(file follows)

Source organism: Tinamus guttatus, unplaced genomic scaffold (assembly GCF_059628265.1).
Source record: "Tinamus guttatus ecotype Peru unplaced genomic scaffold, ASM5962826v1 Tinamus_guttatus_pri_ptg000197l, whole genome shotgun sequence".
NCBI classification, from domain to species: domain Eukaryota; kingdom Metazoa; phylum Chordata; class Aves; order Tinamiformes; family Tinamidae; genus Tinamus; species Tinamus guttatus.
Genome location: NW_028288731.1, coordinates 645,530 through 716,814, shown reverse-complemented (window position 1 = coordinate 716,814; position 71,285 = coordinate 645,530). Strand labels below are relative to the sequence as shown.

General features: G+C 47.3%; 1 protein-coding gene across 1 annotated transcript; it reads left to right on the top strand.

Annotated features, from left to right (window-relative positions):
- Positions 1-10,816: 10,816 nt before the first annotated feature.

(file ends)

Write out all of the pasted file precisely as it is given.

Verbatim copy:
Source organism: Tinamus guttatus, unplaced genomic scaffold (assembly GCF_059628265.1).
Source record: "Tinamus guttatus ecotype Peru unplaced genomic scaffold, ASM5962826v1 Tinamus_guttatus_pri_ptg000197l, whole genome shotgun sequence".
NCBI classification, from domain to species: domain Eukaryota; kingdom Metazoa; phylum Chordata; class Aves; order Tinamiformes; family Tinamidae; genus Tinamus; species Tinamus guttatus.
Genome location: NW_028288731.1, coordinates 645,530 through 716,814, shown reverse-complemented (window position 1 = coordinate 716,814; position 71,285 = coordinate 645,530). Strand labels below are relative to the sequence as shown.

General features: G+C 47.3%; 1 protein-coding gene across 1 annotated transcript; it reads left to right on the top strand.

Annotated features, from left to right (window-relative positions):
- Positions 1-10,816: 10,816 nt before the first annotated feature.